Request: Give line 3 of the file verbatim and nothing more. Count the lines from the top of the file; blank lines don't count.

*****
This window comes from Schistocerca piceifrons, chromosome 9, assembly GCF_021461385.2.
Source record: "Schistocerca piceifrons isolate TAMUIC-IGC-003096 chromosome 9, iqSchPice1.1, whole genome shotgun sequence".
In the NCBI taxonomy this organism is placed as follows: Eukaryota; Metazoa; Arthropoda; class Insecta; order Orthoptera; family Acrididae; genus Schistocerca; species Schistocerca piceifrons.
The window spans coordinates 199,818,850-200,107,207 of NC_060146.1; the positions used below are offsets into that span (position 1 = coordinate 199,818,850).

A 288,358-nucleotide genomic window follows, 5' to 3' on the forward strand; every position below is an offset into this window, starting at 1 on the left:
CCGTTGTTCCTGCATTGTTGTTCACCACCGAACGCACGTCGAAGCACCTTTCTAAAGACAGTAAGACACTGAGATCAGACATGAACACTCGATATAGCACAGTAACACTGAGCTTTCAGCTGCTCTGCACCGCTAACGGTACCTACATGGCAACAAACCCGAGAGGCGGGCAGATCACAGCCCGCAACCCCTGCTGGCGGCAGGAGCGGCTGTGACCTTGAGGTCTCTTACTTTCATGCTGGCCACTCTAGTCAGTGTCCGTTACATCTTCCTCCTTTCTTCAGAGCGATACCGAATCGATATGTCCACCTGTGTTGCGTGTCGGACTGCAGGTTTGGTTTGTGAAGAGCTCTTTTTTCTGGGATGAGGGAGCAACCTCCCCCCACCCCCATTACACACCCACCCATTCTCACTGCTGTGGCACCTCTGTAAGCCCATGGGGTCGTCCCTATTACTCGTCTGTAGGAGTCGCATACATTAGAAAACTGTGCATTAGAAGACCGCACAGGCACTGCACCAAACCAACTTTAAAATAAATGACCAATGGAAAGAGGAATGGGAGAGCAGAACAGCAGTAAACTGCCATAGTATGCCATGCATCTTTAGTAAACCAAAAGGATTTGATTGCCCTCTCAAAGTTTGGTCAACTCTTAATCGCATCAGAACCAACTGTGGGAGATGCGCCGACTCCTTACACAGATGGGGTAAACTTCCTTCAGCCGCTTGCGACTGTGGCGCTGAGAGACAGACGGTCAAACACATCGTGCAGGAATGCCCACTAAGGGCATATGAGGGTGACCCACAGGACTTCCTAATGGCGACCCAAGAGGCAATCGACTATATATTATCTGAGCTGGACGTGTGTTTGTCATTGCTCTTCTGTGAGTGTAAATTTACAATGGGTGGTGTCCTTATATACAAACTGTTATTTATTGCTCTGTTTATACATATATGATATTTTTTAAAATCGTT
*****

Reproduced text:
In the NCBI taxonomy this organism is placed as follows: Eukaryota; Metazoa; Arthropoda; class Insecta; order Orthoptera; family Acrididae; genus Schistocerca; species Schistocerca piceifrons.